“The challenge in optimizing this process is that every operations person had their own recipe that had proven successful for them in the past,” says David W. Gore, associate professor at MTSU and project leader for this study. “All of these recipes worked but they did not provide optimal results. DOE offers the opportunity to move manufacturing operations to a higher level by scientifically mapping the application space. While human intuition is usually only capable of grasping first order effects, DOE also considers second order and multiple factor interaction effects. Design-Ease greatly simplifies the use of DOE by automating the process of designing experiments and analyzing the results.”

Gore used Design-Ease to design a two-level, full factorial experiment with four midpoints for linearity checks. The tests were run with MTSU students handling the identification, welding and torque measurement of the parts, and company personnel operating the welder. Each part was tested until failure and the breakaway torque recorded.

Two-level, three-factor model with power transformation

Test Current Time Tip Force Output torque
1 10,000 4 35 425
3 10,000 30 35 500
5 10,000 4 70 315
7 10,000 30 70 426
9 12,500 17 52.5 480
10 12,500 17 52.5 500
11 12,500 17 52.5 511
12 12,500 17 52.5 500
2 15,000 4 35 625
4 15,000 30 35 800
6 15,000 4 70 407
8 15,000 30 70 675

The analysis of variance (ANOVA) for the five-factor model indicated the model was significant with an F-value of 13.11. The weld current, weld time, tip force and interaction between squeeze time and weld time were identified as significant factors.

Hold time was not a significant factor. The model “predicted versus actual” showed some correlation but not strong enough for reliable predictions. The company welding engineer suggested combining squeeze time and weld time into a new factor called time and dropping hold time. The same results were re-analyzed as a three-factor interaction model. The ANOVA for the new model provided a much-improved F-value of 136.8. Weld current, time, tip force and interactions between weld current and time and between time and tip force were all now significant. To improve the normal plot of residuals, the data was transformed with a power transform, which further improved the results.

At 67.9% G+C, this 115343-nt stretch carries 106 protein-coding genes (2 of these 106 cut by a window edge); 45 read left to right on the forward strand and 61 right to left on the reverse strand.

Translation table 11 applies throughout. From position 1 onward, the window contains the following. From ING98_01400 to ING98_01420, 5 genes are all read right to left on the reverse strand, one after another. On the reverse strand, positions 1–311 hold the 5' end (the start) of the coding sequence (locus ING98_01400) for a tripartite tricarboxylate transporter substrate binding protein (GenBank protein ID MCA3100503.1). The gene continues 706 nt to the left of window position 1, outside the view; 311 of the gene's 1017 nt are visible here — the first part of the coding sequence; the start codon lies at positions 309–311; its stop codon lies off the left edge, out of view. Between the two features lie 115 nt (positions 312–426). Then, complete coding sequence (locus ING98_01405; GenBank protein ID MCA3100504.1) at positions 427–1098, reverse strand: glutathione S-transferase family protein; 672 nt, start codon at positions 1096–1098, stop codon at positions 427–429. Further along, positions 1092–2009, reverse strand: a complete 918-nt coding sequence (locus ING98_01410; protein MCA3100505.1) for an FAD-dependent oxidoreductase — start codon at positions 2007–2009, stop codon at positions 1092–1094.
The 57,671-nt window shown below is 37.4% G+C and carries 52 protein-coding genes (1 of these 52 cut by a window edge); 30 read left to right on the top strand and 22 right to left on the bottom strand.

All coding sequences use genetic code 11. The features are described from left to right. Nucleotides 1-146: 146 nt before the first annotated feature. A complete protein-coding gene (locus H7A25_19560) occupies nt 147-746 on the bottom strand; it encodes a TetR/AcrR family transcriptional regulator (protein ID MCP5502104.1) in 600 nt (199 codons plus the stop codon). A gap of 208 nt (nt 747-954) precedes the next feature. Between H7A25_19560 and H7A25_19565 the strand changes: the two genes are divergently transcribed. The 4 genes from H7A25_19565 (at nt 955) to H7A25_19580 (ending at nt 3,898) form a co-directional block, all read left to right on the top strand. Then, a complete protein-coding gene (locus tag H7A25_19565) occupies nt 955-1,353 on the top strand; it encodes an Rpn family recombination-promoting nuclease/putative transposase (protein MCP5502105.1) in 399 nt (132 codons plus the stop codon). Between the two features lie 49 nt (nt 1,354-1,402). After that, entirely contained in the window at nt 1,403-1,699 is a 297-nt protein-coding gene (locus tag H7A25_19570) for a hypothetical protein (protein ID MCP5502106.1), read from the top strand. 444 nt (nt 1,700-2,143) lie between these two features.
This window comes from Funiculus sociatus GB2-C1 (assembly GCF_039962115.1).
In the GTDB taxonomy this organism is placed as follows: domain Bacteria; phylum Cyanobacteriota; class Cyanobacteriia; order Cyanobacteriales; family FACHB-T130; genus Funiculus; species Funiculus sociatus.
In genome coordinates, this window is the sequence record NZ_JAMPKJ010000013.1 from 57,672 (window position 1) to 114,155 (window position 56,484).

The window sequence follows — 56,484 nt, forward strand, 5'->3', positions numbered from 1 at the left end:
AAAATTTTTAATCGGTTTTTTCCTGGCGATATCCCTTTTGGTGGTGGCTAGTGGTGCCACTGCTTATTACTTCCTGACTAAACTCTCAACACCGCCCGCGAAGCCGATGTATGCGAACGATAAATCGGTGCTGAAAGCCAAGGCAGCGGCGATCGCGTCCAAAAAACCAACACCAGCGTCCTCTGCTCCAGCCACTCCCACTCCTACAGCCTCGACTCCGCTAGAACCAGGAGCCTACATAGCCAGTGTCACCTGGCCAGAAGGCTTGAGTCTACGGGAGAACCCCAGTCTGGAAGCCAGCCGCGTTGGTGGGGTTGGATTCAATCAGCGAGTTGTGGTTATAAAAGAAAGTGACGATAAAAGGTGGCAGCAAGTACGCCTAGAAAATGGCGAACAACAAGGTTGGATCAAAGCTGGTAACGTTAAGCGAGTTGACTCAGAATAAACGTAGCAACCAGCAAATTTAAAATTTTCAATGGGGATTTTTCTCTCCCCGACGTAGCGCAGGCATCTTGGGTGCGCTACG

This model was robust enough to reliably predict output torques for a range of factor settings. Based on this model, Gore concluded that the current setting of 70 psi for tip force is a primary contributor to low torque failures. Most participants in the study felt that a higher tip pressure would improve breakaway torque by holding the parts more tightly together. But a company engineer pointed out that reducing the tip pressure increases the resistance of the joint, which in turn increases the electrical resistance and results in more heat being generated by the welding operation. Gore recommended that tip force be reduced to a value based on the desired throughput time and welding amperage.

For lowest four-cycle weld time, Gore recommended that the tip force be set to 35 psi and the weld current to 12,100 amps. The breakaway torque will then have a mean of 500 inch-pounds and be above 400 inch-pounds within a 99% confidence level. For lower weld current and a more typical weld time setting, Gore recommended setting the weld current to 11,350 amps and the weld time to 10 cycles total at the 35 psi tip force. The predicted torque measurements will then be the same as the preceding settings. If it is necessary to increase the tip force to 52.5 psi, the weld current will need to be increased to 12,500 amps for a weld time of approximately 11 cycles to duplicate the torque levels of the previous two examples.
    Stat-Ease Inc.
    (612) 378-9449


  • The design of experiments (DOE) study helped Johnson Controls Inc. reduce welding defects from 24 to 0 per month.

  • After the company implemented the optimal values determined by the experiment, the torque failures quickly disappeared.

  • Improved quality can mean cost avoidance by eliminating costs attached to weld failures.